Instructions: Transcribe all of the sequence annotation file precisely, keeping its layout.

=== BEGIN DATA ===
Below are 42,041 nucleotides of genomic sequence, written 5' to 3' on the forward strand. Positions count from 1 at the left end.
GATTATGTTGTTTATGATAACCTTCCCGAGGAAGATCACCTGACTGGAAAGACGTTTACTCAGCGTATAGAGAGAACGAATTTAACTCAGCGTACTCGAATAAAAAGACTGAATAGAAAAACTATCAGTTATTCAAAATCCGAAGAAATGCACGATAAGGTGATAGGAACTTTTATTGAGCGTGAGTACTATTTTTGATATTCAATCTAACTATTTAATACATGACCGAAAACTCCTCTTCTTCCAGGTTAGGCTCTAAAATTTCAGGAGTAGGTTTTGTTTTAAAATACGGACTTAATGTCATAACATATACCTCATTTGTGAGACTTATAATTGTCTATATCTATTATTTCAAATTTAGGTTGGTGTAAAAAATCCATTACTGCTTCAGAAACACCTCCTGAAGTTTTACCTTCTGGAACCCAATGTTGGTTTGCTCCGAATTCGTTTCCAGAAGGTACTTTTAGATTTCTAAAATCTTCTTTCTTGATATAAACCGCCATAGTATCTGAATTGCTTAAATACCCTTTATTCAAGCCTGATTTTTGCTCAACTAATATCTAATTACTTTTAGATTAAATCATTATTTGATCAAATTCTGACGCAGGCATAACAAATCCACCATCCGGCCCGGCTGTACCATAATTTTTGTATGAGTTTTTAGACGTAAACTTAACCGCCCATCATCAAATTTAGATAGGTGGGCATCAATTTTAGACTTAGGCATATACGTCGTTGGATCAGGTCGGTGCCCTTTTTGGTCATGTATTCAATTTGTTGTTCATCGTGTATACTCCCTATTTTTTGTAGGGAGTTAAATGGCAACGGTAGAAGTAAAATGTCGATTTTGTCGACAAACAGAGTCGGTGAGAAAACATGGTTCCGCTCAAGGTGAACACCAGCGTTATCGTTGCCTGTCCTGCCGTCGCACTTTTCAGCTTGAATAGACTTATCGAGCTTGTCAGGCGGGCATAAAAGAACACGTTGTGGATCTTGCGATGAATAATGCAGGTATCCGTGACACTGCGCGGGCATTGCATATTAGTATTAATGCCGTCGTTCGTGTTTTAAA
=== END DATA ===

Below are 42,041 nucleotides of genomic sequence, written 5' to 3' on the forward strand. Positions count from 1 at the left end.
GATTATGTTGTTTATGATAACCTTCCCGAGGAAGATCACCTGACTGGAAAGACGTTTACTCAGCGTATAGAGAGAACGAATTTAACTCAGCGTACTCGAATAAAAAGACTGAATAGAAAAACTATCAGTTATTCAAAATCCGAAGAAATGCACGATAAGGTGATAGGAACTTTTATTGAGCGTGAGTACTATTTTTGATATTCAATCTAACTATTTAATACATGACCGAAAACTCCTCTTCTTCCAGGTTAGGCTCTAAAATTTCAGGAGTAGGTTTTGTTTTAAAATACGGACTTAATGTCATAACATATACCTCATTTGTGAGACTTATAATTGTCTATATCTATTATTTCAAATTTAGGTTGGTGTAAAAAATCCATTACTGCTTCAGAAACACCTCCTGAAGTTTTACCTTCTGGAACCCAATGTTGGTTTGCTCCGAATTCGTTTCCAGAAGGTACTTTTAGATTTCTAAAATCTTCTTTCTTGATATAAACCGCCATAGTATCTGAATTGCTTAAATACCCTTTATTCAAGCCTGATTTTTGCTCAACTAATATCTAATTACTTTTAGATTAAATCATTATTTGATCAAATTCTGACGCAGGCATAACAAATCCACCATCCGGCCCGGCTGTACCATAATTTTTGTATGAGTTTTTAGACGTAAACTTAACCGCCCATCATCAAATTTAGATAGGTGGGCATCAATTTTAGACTTAGGCATATACGTCGTTGGATCAGGTCGGTGCCCTTTTTGGTCATGTATTCAATTTGTTGTTCATCGTGTATACTCCCTATTTTTTGTAGGGAGTTAAATGGCAACGGTAGAAGTAAAATGTCGATTTTGTCGACAAACAGAGTCGGTGAGAAAACATGGTTCCGCTCAAGGTGAACACCAGCGTTATCGTTGCCTGTCCTGCCGTCGCACTTTTCAGCTTGAATAGACTTATCGAGCTTGTCAGGCGGGCATAAAAGAACACGTTGTGGATCTTGCGATGAATAATGCAGGTATCCGTGACACTGCGCGGGCATTGCATATTAGTATTAATGCCGTCGTTCGTGTTTTAAA